Imperial Mining Sets Comprehensive 2021 Plan at Crater Lake after $2.6M Financing

After a positive summer drill program at its flagship scandium-rare earth Crater Lake Property in northeastern Quebec, Imperial Mining Group Ltd. (TSXV: IPG) successfully closed a $2.6 million financing in December to accelerate the project forward in 2021.

Imperial Mining plans to use the proceeds to complete definition drilling at Crater Lake’s “TG Zone”, and to deliver both a 43-101 Resource Report and a Preliminary Economic Assessment (PEA) by the end of June 2021.

Last trading at $0.16, Imperial Mining Group has a market cap of $20 million and a PEA could re-rate the company, shifting it closer to the $175 million market cap of NioCorp Developments Ltd. (TSX: NB | OTCQX: NIOBF) that has a Feasibility Study at its Elk Creek niobium-scandium project in Nebraska, United States.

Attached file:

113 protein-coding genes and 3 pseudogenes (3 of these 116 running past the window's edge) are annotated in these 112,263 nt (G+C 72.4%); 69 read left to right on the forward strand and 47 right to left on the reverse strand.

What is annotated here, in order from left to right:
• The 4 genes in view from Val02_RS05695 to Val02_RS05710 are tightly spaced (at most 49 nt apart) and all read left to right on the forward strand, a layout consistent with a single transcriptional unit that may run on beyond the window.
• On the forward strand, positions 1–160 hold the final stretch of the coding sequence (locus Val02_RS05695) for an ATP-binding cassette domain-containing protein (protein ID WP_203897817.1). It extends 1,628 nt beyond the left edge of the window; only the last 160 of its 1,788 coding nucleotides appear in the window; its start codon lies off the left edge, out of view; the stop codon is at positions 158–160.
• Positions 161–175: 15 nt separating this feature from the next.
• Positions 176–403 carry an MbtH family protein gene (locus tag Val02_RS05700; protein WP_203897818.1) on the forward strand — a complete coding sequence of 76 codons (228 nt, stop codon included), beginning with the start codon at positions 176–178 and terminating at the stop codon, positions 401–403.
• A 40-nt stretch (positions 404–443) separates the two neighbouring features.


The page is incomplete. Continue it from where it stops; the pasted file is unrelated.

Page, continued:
Peter Cashin, President & CEO of Imperial Mining Group, recently commented, “I am very pleased of the positive response that the market has shown for our private placement. The financing was oversubscribed, and we believe that it was motivated by the recent significant announcements in the critical metal space, in particular for scandium and the rare earths.”

Scandium Alloys at Home and in Space

Manufacturers in many industries, including automotive, aerospace, and defense, recognize that scandium-modified aluminum alloy materials could become a critical input into their production processes.